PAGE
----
Brexit vote means Fed stays put
By Ann Saphir
SAN FRANCISCO (Reuters) - Britain's vote to leave the European Union has thrown financial markets into turmoil and means the U.S. Federal Reserve's ambitions for two rate rises this year have been placed on hold.
The Fed on Friday sought to reassure markets that it would provide liquidity as needed using swap lines in place with other central banks, including the Bank of England as the pound touched a 1985 low against the dollar, world stocks lost more than $2 trillion of their value, and investors rushed for the safety of U.S. Treasuries, pushing the yield on the benchmark 10-year note to a four-year low.
Traders of U.S.-interest rate futures even began to price in a small chance of a Fed rate cut, and now see little chance of any rate hike until the end of next year.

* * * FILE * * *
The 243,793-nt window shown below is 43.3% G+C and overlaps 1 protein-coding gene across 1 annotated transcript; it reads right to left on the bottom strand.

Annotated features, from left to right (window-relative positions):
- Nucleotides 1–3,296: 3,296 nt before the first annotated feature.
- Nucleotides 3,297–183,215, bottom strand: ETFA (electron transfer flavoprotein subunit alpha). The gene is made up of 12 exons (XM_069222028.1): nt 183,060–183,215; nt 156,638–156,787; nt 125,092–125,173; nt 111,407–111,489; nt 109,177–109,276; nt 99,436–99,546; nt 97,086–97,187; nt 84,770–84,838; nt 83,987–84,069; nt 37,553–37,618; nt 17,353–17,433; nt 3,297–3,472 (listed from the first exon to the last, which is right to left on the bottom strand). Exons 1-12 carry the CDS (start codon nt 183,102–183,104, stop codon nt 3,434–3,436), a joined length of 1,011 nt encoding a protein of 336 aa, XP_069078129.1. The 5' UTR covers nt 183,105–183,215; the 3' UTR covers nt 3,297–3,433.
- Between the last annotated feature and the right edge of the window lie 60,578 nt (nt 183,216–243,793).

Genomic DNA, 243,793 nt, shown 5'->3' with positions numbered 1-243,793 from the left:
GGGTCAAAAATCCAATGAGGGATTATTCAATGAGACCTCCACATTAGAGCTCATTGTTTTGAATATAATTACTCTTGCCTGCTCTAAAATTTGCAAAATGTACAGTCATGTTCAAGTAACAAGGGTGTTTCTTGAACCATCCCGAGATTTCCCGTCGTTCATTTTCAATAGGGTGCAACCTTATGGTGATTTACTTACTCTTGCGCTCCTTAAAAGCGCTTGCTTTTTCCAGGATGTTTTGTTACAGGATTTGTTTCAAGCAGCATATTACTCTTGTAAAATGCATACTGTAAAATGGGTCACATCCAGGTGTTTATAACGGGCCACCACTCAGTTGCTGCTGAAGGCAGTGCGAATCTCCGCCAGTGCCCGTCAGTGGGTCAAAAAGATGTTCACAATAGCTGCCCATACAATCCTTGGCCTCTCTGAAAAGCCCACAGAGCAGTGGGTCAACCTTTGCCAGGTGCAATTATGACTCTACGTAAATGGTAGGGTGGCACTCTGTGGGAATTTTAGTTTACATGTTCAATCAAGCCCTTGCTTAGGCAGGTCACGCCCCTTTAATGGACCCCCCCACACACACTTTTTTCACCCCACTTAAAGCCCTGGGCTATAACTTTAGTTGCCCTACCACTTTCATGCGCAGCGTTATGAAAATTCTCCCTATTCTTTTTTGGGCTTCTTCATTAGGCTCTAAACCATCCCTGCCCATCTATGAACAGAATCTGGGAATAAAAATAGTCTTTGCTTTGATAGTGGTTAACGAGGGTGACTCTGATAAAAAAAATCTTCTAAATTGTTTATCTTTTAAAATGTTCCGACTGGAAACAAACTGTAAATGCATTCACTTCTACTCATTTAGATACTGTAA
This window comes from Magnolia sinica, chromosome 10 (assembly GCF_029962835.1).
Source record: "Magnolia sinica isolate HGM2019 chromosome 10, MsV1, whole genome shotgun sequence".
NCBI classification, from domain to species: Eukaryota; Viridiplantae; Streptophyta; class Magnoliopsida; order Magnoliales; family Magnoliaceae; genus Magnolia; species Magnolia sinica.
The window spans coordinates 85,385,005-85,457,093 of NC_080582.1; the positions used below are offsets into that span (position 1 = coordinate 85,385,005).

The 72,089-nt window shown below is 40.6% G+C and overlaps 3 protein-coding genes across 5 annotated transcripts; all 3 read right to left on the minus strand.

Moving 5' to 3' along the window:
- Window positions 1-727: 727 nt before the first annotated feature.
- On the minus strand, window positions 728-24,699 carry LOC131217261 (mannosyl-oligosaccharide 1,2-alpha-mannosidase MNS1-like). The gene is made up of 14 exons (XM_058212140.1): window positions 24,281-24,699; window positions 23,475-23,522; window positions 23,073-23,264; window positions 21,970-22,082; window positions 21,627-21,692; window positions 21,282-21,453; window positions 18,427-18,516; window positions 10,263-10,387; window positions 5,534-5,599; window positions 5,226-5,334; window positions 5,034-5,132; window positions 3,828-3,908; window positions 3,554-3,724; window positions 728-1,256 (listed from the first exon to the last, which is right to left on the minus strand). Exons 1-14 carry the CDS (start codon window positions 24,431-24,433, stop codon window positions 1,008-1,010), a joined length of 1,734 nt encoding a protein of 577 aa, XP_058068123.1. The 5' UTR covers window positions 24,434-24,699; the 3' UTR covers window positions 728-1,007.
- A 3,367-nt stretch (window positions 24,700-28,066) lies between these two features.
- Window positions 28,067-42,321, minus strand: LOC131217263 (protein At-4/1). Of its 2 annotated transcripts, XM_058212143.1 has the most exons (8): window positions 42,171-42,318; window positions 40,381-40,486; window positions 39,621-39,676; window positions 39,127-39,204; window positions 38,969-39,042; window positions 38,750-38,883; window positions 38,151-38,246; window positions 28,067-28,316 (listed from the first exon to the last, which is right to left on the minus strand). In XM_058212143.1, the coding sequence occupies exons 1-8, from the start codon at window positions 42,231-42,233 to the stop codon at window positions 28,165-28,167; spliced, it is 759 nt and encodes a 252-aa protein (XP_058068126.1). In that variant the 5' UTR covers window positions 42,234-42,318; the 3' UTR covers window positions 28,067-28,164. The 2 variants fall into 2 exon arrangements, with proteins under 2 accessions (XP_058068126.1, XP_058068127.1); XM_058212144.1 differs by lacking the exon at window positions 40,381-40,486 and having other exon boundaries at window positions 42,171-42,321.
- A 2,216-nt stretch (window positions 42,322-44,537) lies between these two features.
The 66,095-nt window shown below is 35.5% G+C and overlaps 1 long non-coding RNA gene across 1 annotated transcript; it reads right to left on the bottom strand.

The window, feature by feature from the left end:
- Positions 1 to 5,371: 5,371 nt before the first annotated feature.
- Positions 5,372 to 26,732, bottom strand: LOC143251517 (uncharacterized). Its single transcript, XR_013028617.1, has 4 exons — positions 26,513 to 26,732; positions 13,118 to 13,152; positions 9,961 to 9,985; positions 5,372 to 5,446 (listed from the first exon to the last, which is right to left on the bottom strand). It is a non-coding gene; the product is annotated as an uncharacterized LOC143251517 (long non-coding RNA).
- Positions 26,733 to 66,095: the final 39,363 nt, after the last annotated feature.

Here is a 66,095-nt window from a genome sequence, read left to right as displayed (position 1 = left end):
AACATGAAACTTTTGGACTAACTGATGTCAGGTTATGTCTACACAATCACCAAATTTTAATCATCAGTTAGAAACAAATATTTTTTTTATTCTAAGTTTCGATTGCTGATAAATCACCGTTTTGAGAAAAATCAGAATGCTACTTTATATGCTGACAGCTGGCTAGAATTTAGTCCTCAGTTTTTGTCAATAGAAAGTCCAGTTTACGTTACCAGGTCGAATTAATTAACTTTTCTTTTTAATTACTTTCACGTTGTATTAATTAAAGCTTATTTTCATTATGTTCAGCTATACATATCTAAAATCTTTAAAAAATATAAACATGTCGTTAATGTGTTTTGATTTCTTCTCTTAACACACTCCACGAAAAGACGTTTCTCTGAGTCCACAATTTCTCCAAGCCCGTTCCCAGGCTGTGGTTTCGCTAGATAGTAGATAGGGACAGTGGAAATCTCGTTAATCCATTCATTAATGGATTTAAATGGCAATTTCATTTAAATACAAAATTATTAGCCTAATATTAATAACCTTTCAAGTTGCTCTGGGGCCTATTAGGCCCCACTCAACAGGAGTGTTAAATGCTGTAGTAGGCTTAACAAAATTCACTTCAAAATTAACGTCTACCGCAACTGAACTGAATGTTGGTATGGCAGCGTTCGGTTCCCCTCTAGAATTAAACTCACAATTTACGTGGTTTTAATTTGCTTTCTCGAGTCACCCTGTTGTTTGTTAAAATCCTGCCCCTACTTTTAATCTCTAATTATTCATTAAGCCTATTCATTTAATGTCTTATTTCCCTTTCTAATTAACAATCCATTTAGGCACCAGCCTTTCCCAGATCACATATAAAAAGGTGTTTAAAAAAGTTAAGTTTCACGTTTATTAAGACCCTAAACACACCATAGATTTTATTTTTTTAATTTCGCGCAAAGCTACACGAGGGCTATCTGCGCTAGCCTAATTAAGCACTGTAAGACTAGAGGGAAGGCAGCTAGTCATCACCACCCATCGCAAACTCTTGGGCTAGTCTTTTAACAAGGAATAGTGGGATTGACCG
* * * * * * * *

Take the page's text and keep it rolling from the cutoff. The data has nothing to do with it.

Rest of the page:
"One can forget about rate hikes in the near term," said Thomas Costerg, New York-based economist at Standard Chartered Bank. "What I'm worried about is that the Brexit vote could be the straw that breaks the back of the U.S. growth picture."
Market volatility in the past year, a stronger U.S. dollar in the past couple of years that has crimped exporters' profits, low oil prices and inflation, and weaker economic growth in U.S. trading partners have kept Fed monetary policy on hold at least twice in the past year.
An interview with Kansas City Fed President Esther George published Friday but conducted before the Brexit outcome was known suggested she still believes U.S. rates need to rise soon.
But comments from other Fed officials in the run-up to the referendum suggest they worried about exactly the kinds of shocks that rippled through financial markets on Friday.
Fed Chair Janet Yellen had warned prior to the vote that Brexit could "negatively affect financial conditions and the U.S. economic outlook". Continued...